Take a lunch trip from NYC to LA to Tulsa and back with tour guide and travel writer Jeffrey Tanenhaus. In 2015, he took a Citi Bike and pedaled it cross-country, a wild ride chronicled in his new book, West of Wheeling: How I Quit My Job, Broke the Law & Biked to a Better Life. Our colleague and friend will join us from his home in Tulsa, Oklahoma, where this former New Yorker now runs a tour company, to chat about inspiring highlights from his experience on the road. And he’ll even take us on a tour of his neighborhood and show us his collection of unique Oklahoma ephemera.
In colonial New York, reliable power came from muscles (human and animal), firewood, and tides. From Spuyten Duyvil to Marine Park, Wallabout Bay to Flushing Bay, settlers turned many tidal marshes across New York’s vast estuary into millponds to run machinery as the water ebbed. In this virtual program, Brad Vogel of the Gowanus Dredgers Canoe Club and the Tide Mill Institute will share examples of this green energy from the past.
Built in 1874, the Concert Grove Pavilion is a stunning example of Prospect Park co-designer Calvert Vaux’ colorful and decorative style. Earlier this year, the Prospect Park Alliance completed a $2 million restoration of the pavilion, which was last restored in 1988. Joined by Prospect Park Alliance Assistant Architect Sheena Enriquez, we will look closely at the pavilion’s beautiful details, including its cast iron columns that contain motifs borrowed from Hindu, Chinese, Moorish, and Egyptian architecture, its elaborate roof finials and eaves, and its newly-illuminated stained glass ceiling. Sheena will share how the restoration team did extensive archival research, conducted color testing to match the pavilion’s original design, and repaired and recreated damaged or missing pieces.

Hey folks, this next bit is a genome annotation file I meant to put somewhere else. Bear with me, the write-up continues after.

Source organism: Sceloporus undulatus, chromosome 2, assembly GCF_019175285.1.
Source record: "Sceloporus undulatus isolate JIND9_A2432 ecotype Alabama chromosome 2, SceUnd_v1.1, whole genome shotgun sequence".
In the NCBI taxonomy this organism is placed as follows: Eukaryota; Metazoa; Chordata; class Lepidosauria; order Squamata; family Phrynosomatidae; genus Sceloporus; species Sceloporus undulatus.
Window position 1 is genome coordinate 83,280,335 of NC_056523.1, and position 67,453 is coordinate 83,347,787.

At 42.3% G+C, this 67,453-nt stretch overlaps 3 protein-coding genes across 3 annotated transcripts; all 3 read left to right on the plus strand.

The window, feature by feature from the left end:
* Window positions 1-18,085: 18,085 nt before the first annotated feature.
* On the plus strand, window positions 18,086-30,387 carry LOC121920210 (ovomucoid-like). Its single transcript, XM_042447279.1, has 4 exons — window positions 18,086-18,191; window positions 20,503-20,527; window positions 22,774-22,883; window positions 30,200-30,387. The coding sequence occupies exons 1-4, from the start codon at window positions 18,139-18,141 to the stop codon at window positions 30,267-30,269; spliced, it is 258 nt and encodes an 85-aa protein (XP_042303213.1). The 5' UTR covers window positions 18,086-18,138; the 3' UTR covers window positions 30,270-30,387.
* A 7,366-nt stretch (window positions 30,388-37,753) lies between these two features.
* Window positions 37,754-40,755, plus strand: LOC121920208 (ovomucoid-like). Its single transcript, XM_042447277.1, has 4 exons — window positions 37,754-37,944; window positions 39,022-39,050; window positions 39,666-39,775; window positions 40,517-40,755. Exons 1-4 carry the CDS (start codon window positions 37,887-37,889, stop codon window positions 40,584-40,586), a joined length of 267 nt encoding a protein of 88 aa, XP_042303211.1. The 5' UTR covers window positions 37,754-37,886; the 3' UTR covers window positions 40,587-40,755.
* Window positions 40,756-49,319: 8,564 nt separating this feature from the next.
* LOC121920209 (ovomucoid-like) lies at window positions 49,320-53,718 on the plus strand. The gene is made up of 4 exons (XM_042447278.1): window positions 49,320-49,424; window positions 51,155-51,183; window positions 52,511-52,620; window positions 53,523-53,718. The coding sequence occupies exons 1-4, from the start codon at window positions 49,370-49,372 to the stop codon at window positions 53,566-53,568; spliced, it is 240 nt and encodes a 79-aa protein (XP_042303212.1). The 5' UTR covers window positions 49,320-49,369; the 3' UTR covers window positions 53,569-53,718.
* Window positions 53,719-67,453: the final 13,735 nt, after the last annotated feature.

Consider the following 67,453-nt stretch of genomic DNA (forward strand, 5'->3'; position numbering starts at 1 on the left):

Concrete may seem like an odd material for shipbuilding, but during World War I, severe shortages of steel led to this innovation. Devised by Norwegian immigrants the Fougner brothers, they built one of the first such ships in the US at their shipyard in Flushing, Queens. The technology reached its apex during World War II, when the US built over 100 ships and barges, and they were used as freighters, tankers, and even floating ice cream factories. Large-scale concrete shipbuilding is a thing of the past, but we will examine the fates of these wartime ships, and discuss many examples of concrete boatbuilding today.
As we approach New York City’s primary elections on June 22, housing, as always, is a key issue on the ballot. So we are looking back at the history of social housing in New York – not just the city’s vast NYCHA public housing system, but also other forms of government and philanthropic intervention that have tried to tame the beast of unsafe, unsanitary, and unaffordable housing over the past 100+ years. This program will look at examples of model housing designed by social reformers, landmark cooperatives built by labor unions and community groups, the rise of public housing beginning in the 1930s, and public subsidies for private developments. This wide-ranging examination will take us from the Home and Tower Buildings to the First Houses, from Stuy-Town to the housing lottery.